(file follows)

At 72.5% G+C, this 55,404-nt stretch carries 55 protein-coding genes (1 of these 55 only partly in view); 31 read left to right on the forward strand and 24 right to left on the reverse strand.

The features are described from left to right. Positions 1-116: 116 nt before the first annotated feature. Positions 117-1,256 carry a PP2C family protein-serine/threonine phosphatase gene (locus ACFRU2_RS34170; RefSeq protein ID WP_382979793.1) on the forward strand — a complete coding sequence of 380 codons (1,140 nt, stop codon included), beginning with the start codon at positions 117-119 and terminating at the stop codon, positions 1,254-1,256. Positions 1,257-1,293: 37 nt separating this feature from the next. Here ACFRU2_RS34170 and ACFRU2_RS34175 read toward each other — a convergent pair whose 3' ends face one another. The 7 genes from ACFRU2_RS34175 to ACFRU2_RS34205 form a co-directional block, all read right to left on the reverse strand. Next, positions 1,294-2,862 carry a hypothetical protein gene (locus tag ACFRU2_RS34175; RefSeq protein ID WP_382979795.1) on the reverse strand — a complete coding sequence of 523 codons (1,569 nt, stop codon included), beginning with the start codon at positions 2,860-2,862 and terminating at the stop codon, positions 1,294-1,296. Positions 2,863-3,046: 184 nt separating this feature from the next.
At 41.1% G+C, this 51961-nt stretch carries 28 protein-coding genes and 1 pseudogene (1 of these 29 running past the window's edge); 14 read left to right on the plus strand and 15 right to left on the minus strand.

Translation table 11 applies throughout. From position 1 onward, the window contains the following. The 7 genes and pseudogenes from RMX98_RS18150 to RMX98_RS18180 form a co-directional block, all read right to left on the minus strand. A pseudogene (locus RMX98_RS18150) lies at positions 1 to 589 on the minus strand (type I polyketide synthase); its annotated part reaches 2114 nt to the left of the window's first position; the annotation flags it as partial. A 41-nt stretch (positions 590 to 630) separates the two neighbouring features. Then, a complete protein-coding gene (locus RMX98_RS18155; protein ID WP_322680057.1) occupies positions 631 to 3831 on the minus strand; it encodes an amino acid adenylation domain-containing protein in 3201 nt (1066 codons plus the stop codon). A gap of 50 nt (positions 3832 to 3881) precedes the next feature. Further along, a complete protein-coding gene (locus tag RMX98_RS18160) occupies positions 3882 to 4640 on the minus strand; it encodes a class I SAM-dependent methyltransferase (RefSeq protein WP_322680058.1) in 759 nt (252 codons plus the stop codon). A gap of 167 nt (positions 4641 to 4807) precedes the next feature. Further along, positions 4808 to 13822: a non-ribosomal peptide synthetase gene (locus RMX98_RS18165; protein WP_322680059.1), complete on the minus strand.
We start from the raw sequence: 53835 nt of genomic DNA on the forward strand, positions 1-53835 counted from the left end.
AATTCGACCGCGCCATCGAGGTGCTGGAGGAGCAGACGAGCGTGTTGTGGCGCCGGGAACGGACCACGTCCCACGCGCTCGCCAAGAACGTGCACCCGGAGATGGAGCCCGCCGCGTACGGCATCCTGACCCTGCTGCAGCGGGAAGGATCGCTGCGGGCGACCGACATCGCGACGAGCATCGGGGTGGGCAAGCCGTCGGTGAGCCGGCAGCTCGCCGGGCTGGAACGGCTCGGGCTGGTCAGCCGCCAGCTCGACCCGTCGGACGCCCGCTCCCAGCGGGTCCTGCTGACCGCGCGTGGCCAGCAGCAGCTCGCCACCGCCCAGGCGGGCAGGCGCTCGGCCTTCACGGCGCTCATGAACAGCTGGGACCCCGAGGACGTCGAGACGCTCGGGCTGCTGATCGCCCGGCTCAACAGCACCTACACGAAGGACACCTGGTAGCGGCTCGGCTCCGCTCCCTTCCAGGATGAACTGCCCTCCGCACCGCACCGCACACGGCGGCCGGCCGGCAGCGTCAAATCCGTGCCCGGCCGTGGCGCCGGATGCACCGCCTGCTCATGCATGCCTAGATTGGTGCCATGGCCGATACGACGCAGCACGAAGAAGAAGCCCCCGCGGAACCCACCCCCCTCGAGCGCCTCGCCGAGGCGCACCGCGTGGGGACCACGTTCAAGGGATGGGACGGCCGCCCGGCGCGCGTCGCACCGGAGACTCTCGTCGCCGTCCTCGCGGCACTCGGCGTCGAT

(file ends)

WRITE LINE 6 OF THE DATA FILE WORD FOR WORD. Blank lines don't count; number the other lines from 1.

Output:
AATTCGACCGCGCCATCGAGGTGCTGGAGGAGCAGACGAGCGTGTTGTGGCGCCGGGAACGGACCACGTCCCACGCGCTCGCCAAGAACGTGCACCCGGAGATGGAGCCCGCCGCGTACGGCATCCTGACCCTGCTGCAGCGGGAAGGATCGCTGCGGGCGACCGACATCGCGACGAGCATCGGGGTGGGCAAGCCGTCGGTGAGCCGGCAGCTCGCCGGGCTGGAACGGCTCGGGCTGGTCAGCCGCCAGCTCGACCCGTCGGACGCCCGCTCCCAGCGGGTCCTGCTGACCGCGCGTGGCCAGCAGCAGCTCGCCACCGCCCAGGCGGGCAGGCGCTCGGCCTTCACGGCGCTCATGAACAGCTGGGACCCCGAGGACGTCGAGACGCTCGGGCTGCTGATCGCCCGGCTCAACAGCACCTACACGAAGGACACCTGGTAGCGGCTCGGCTCCGCTCCCTTCCAGGATGAACTGCCCTCCGCACCGCACCGCACACGGCGGCCGGCCGGCAGCGTCAAATCCGTGCCCGGCCGTGGCGCCGGATGCACCGCCTGCTCATGCATGCCTAGATTGGTGCCATGGCCGATACGACGCAGCACGAAGAAGAAGCCCCCGCGGAACCCACCCCCCTCGAGCGCCTCGCCGAGGCGCACCGCGTGGGGACCACGTTCAAGGGATGGGACGGCCGCCCGGCGCGCGTCGCACCGGAGACTCTCGTCGCCGTCCTCGCGGCACTCGGCGTCGAT